In Response to: Lost in the Democracy

I have been a “road warrior” most of my life since Princeton, both work and travel. I live about 6 hours west of Livingston and have been through there a number of times over the years — first drove through there when Montana had no daytime speed limits. 

It has a population of about 8,000 now, and for many years it was where many rich tourists got off the train at the historic train station (designed by the same architects as NYC Grand Central Station) to take a tour down through the Theodore Roosevelt Arch into Yellowstone Park. The station no longer handles passengers and houses a local museum. Because the town is on the north side of I90, most of the Yellowstone traffic (and business) does not go through there.

Livingston lies on the banks of the Yellowstone River and was a major service yard for the Northern Pacific Railroad, located midway between Minneapolis and Seattle. The railroad left behind a 2-mile-long plume of diesel fuel, lead, asbestos, and chlorinated solvents in the local ground water, impacting the town and the river. I suspect Mr. Kirn was drinking bottled water during his interview. FYI, the Northern Pacific was bought by the Burlington Northern which is now owned by Warren Buffet.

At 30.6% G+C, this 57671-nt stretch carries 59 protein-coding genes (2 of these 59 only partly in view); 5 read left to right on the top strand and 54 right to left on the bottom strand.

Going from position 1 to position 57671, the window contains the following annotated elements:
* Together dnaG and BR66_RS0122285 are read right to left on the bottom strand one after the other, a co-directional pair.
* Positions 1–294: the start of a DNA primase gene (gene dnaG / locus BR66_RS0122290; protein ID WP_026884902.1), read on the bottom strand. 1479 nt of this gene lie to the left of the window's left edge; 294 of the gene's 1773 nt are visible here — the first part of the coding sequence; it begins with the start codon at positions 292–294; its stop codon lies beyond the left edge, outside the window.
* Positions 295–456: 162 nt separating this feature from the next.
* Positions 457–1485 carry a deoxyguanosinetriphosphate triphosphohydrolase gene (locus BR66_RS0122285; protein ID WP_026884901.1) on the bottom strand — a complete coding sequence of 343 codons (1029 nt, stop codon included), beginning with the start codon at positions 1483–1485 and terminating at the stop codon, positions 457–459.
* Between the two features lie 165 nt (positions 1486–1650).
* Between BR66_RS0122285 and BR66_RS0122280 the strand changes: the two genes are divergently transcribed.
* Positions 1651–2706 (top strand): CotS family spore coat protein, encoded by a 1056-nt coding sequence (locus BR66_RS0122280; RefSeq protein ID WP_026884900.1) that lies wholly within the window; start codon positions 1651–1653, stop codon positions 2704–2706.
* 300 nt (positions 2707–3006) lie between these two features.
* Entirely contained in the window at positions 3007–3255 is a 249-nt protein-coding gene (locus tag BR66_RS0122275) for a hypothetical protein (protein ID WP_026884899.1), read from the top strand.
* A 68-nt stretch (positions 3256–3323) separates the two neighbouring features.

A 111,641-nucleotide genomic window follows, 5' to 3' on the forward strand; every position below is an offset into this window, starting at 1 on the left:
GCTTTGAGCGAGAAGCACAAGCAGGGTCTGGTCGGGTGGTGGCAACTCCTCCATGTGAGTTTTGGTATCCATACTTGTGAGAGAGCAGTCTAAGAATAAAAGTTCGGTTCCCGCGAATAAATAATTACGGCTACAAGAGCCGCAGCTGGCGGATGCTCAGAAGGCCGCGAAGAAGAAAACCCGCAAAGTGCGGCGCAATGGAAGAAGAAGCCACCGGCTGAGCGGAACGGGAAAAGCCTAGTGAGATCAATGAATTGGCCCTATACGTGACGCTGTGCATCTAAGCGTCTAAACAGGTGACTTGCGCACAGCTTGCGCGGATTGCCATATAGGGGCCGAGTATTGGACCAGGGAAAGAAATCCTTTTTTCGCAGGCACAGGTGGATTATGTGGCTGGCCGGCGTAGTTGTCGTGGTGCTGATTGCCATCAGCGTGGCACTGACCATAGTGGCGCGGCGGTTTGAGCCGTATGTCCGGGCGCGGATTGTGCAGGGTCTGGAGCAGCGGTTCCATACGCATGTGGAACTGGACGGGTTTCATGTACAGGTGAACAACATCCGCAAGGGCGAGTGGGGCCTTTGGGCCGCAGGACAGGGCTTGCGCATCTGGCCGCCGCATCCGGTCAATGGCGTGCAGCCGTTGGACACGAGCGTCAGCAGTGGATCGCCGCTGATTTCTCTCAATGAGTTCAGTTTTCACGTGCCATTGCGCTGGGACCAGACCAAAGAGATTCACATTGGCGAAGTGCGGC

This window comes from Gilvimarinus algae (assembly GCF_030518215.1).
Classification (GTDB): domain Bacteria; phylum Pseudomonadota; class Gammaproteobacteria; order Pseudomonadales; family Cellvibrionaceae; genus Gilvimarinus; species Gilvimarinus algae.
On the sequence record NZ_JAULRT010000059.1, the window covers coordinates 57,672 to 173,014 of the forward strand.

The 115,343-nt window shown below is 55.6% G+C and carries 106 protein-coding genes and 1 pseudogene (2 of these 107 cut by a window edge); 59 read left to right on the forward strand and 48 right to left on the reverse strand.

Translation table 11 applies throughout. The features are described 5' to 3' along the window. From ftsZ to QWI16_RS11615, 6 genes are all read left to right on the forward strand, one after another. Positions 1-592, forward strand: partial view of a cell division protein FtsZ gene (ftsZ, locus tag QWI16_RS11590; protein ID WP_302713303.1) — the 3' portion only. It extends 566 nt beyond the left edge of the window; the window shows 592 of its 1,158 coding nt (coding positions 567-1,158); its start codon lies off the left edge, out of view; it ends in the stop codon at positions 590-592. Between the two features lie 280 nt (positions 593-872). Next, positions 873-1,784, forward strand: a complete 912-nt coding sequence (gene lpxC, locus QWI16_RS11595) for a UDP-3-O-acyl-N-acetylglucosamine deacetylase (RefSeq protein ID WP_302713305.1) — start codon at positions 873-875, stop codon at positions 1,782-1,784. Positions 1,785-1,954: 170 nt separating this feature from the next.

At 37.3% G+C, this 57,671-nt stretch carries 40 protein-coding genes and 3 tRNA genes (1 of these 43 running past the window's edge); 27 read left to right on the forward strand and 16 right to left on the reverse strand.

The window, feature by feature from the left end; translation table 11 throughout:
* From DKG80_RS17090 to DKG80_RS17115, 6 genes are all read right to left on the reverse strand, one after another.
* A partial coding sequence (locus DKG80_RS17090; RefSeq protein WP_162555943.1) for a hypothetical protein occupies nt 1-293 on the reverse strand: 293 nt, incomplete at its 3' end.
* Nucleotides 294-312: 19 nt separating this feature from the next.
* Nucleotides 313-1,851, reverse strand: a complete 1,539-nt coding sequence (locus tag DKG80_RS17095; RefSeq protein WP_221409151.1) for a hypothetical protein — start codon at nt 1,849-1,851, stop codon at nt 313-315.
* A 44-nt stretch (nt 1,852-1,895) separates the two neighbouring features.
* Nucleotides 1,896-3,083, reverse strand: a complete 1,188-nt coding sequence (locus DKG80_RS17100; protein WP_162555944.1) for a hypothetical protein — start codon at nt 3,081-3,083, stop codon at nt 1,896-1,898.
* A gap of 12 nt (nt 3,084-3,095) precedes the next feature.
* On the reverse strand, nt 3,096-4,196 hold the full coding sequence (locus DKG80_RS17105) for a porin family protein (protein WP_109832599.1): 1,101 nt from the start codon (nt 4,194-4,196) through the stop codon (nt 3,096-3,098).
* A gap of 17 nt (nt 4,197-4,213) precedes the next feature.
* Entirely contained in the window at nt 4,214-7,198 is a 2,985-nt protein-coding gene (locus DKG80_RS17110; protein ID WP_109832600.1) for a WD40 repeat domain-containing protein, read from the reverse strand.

Ever since Robert Redford filmed A River Runs Through It in the area a number of years back, it has experienced a real estate boom. Some of the more famous buyers are noted in the article. The movie also brought in a slew of fly fishermen tourists. I would be interested if they eat what they catch.

Like many parts of America, Livingston looks great on the surface, but it needs a lot of work to clean it up.

Ron Hall ’76
Cheney, Wash.